The Great Adventure of the Templars
What catches our attention is the adventure undertaken by the Templars for two centuries over lands and souls. It is the audacious title of monk-warriors that they bore in that still brutal and cruel world.
When we imagine them with their short hair and long beards, their white mantles with the scarlet crosses floating on their shoulders like angel wings, dashing on their small Arabian horses from battle to battle, and being cut down – one after another – under the blows of swords, their memory lets us dream. For we know that their mission had only one goal that excluded every human interest: their eternal salvation and the honor of Christendom.
The Order of the Temple was born in Jerusalem in 1118, fruit of the desire of a pious knight from Champagne, Hugues de Payens, to help and protect the pilgrims who came from all of Christendom to the Sepulcher of Christ. Even after the First Crusade, the road was not easy for these travelers to the Holy Places. They were continuously attacked, beaten, extorted, enslaved or killed by the Turks.
The Knights Templar
Seduced by the shimmering sand and the calm Mediterranean waters, the crusaders who stayed in the Eastern Frankish Kingdom established colonies that had to be protected. Since its troops were insufficient, they required more armed protection. To fill this need, Hugues de Payens gathered together his relative Godfrey de Saint-Omer and others related by marriage or blood – they were just nine at the beginning – under the title The Poor Knights of Christ.
The Order was officially endorsed by the Church at the First Council of Troyes in 1128, where the Poor Knights of Christ received their charter of chivalry from St. Bernard in the presence of a Pontifical Legate, two Archbishops and ten Bishops. The new King of Jerusalem, Baldouin II, hosted them in his palace, near Solomon’s Temple, whence came their name.
With their orders they also received a Rule whereby they committed to observe poverty, obedience and chastity. Yes, also chastity: without it the Order of the Temple would not have existed. “Chastity is the security of courage,” the Rule reads.
I quote only one of its most beautiful texts, which embodies the spirit of the whole Order, the renunciation it demanded, and the grandeur it gave in exchange. On the day the knights asked to be received into the Order, they would go to the Temple and its doors would open before them. The Master would call out:
“Do you renounce your own wills and the service of the King for the salvation of your souls and to pray according to the rules and customs of the recognized Masters of the Holy City of Jerusalem? In exchange, God will be yours insofar as you promise to abandon the deceitful world for love of Him and to despise all the torments of your hearts. Nourished on divine food, inebriated by the Commandments of the Lord, we fear not to enter battle, for this is to walk toward our crowns.”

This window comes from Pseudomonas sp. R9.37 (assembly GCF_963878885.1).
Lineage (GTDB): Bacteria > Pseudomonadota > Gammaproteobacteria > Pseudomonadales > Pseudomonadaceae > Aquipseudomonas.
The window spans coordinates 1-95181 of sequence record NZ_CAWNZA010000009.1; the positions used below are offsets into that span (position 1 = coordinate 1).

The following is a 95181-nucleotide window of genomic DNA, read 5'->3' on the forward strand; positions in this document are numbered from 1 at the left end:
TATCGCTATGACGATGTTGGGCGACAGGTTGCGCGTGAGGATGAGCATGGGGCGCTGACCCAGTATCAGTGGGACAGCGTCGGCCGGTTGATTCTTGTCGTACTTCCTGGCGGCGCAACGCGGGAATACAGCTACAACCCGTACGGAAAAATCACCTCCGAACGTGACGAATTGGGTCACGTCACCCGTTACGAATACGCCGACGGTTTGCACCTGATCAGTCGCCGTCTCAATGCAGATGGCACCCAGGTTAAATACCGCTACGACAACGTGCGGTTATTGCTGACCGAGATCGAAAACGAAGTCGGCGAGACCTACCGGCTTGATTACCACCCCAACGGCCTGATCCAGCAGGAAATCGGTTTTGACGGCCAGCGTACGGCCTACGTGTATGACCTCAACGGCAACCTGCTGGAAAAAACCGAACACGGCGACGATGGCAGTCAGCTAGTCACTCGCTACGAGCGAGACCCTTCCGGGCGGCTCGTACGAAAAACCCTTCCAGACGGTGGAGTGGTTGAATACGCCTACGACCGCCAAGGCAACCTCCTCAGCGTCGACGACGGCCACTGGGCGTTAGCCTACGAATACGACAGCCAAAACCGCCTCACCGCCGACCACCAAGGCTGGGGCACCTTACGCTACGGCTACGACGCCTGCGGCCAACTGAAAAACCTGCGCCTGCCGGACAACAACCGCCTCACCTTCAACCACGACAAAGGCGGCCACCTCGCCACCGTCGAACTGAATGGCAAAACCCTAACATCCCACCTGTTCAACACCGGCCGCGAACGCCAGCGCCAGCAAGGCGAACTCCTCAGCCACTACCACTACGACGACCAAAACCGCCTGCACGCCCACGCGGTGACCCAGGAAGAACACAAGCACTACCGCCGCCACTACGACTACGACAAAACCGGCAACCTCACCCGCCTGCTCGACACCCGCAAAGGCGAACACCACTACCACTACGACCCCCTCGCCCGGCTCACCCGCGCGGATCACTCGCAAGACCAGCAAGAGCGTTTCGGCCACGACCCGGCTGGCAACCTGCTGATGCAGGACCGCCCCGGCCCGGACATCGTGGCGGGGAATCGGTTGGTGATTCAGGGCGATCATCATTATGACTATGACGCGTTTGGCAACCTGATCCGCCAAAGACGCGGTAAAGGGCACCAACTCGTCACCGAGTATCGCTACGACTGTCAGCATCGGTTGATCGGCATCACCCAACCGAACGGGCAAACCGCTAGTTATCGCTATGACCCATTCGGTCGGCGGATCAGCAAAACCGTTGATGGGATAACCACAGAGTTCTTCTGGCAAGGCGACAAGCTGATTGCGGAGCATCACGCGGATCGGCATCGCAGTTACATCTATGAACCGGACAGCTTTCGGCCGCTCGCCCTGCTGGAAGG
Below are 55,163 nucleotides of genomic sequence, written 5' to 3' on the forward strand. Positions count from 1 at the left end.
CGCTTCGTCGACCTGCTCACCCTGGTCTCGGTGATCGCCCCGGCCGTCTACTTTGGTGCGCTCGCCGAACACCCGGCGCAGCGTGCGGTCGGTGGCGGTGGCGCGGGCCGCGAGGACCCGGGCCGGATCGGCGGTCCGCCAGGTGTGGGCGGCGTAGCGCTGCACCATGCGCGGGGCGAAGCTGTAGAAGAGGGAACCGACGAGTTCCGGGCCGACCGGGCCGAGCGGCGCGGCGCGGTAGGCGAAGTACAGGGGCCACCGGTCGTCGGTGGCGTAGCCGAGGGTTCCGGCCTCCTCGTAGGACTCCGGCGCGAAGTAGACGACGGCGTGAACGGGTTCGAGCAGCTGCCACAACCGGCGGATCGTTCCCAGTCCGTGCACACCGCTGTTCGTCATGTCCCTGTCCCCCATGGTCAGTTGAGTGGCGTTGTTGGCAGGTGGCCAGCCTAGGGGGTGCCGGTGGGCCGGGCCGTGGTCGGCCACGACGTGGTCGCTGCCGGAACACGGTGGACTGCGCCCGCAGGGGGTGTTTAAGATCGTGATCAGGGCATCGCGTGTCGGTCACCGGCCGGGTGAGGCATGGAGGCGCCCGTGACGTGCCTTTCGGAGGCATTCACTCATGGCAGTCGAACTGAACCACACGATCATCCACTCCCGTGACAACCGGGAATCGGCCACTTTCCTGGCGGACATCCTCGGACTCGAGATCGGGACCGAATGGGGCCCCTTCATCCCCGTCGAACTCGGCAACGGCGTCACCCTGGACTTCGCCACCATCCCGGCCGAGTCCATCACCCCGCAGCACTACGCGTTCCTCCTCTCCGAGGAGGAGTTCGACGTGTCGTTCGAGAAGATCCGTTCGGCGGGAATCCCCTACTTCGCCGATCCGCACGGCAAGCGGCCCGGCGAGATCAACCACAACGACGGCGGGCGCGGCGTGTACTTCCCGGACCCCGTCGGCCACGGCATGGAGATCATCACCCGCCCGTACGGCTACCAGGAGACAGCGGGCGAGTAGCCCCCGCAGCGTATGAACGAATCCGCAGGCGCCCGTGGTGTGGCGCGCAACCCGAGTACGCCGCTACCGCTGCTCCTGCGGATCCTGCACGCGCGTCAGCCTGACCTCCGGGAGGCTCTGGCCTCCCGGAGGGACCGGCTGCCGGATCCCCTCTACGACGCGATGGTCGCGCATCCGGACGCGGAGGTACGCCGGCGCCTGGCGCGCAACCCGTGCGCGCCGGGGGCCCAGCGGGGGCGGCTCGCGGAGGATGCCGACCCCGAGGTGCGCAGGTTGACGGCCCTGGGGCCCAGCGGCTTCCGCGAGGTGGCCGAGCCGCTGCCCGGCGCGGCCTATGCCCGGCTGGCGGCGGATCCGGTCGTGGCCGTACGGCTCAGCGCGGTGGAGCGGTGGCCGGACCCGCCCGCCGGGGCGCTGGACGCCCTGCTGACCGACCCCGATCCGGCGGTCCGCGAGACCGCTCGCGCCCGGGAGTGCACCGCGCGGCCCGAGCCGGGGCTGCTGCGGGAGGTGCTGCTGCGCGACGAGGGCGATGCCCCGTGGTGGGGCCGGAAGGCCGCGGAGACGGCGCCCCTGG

The First Crusade cost too much blood and gold for its fruits to be scattered. To support the Templars – monks but also soldiers – was to sustain the effort of Christendom in the Holy Land in a climate of general religious enthusiasm. This explains the extraordinary growth of the Order after the Council of Troyes.
Following the Pope’s command that the envoys of the Temple be warmly received, Toulouse opened its doors to a Templar delegate, and donations of money and goods as well as vocations flew to the Order. The Pope confirmed its mission “of combating the enemies of the Cross,” and, to reward it, he placed all the houses and goods of the Order under papal protection, making them exempt from all authority except that of the Pope. He also freed them from paying any taxes.
Its internal life
Those early Templars were of a powerful and fierce temper: they were difficult to kill. They did not travel to the Holy Land to have a contemplative life, but to wage war - that is, to fight with the sword, to charge into battle and accomplish difficult feats. “We came and we resist by the force of our arms,” was a motto.
For them the battle was their daily bread, as necessary as prayer. Their standard was white and black as a sign that Templars should be frank and good with their friends, but black and terrible with their enemies.
A life of submission to a high cause
At night they would rise to recite Matins; afterward they would inspect their horses and equipment to be sure they were ready for battle. They rested again until the bell rang for Prime. Then they would rise, attend Mass, and work until noon, when they would take their first meal.
In the afternoon they would recite None and Vespers; the bell would ring yet another time for Compline. At its end, the Templars would assist at a ceremony where they would receive their orders for the next day. Each one would again inspect his mount and equipment, and, finally, in that great monastic silence, they would say their prayers and retire.
We can easily imagine that those men leaving the Chapel to care for their horses and repair their weapons, prepared to jump into the saddle and enter combat, were not boys. Nonetheless, their statutes curbed their brutality and inculcated sweetness in their relations with their brothers, and amenity to a ready subordination and courtesy.